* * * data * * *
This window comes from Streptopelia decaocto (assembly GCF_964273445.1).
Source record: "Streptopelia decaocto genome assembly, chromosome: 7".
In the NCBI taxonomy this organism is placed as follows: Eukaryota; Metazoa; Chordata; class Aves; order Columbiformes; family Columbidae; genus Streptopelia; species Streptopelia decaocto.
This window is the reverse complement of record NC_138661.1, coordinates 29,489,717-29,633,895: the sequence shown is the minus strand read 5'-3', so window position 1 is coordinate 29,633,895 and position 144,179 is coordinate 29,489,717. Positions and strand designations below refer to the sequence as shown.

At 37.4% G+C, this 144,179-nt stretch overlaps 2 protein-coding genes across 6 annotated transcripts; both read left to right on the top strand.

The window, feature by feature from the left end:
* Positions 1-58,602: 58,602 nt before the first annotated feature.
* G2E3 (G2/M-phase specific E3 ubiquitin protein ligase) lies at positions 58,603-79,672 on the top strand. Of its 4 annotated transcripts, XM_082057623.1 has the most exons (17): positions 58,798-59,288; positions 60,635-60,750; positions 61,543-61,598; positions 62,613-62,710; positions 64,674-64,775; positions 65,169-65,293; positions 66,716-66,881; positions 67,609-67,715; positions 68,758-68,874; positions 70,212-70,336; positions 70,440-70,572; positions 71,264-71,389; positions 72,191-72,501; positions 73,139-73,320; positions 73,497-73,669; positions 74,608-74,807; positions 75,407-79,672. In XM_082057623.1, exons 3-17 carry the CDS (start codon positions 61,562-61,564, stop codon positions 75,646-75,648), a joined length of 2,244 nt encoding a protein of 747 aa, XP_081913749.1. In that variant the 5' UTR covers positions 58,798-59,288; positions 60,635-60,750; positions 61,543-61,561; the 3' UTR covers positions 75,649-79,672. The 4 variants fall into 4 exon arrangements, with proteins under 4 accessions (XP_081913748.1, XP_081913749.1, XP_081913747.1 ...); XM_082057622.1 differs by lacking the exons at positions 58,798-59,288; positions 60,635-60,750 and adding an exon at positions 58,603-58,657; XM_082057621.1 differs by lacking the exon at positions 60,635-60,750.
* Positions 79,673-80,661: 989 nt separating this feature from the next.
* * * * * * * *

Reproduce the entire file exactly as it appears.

This window comes from Streptopelia decaocto (assembly GCF_964273445.1).
Source record: "Streptopelia decaocto genome assembly, chromosome: 7".
In the NCBI taxonomy this organism is placed as follows: Eukaryota; Metazoa; Chordata; class Aves; order Columbiformes; family Columbidae; genus Streptopelia; species Streptopelia decaocto.
This window is the reverse complement of record NC_138661.1, coordinates 29,489,717-29,633,895: the sequence shown is the minus strand read 5'-3', so window position 1 is coordinate 29,633,895 and position 144,179 is coordinate 29,489,717. Positions and strand designations below refer to the sequence as shown.

At 37.4% G+C, this 144,179-nt stretch overlaps 2 protein-coding genes across 6 annotated transcripts; both read left to right on the top strand.

The window, feature by feature from the left end:
* Positions 1-58,602: 58,602 nt before the first annotated feature.
* G2E3 (G2/M-phase specific E3 ubiquitin protein ligase) lies at positions 58,603-79,672 on the top strand. Of its 4 annotated transcripts, XM_082057623.1 has the most exons (17): positions 58,798-59,288; positions 60,635-60,750; positions 61,543-61,598; positions 62,613-62,710; positions 64,674-64,775; positions 65,169-65,293; positions 66,716-66,881; positions 67,609-67,715; positions 68,758-68,874; positions 70,212-70,336; positions 70,440-70,572; positions 71,264-71,389; positions 72,191-72,501; positions 73,139-73,320; positions 73,497-73,669; positions 74,608-74,807; positions 75,407-79,672. In XM_082057623.1, exons 3-17 carry the CDS (start codon positions 61,562-61,564, stop codon positions 75,646-75,648), a joined length of 2,244 nt encoding a protein of 747 aa, XP_081913749.1. In that variant the 5' UTR covers positions 58,798-59,288; positions 60,635-60,750; positions 61,543-61,561; the 3' UTR covers positions 75,649-79,672. The 4 variants fall into 4 exon arrangements, with proteins under 4 accessions (XP_081913748.1, XP_081913749.1, XP_081913747.1 ...); XM_082057622.1 differs by lacking the exons at positions 58,798-59,288; positions 60,635-60,750 and adding an exon at positions 58,603-58,657; XM_082057621.1 differs by lacking the exon at positions 60,635-60,750.
* Positions 79,673-80,661: 989 nt separating this feature from the next.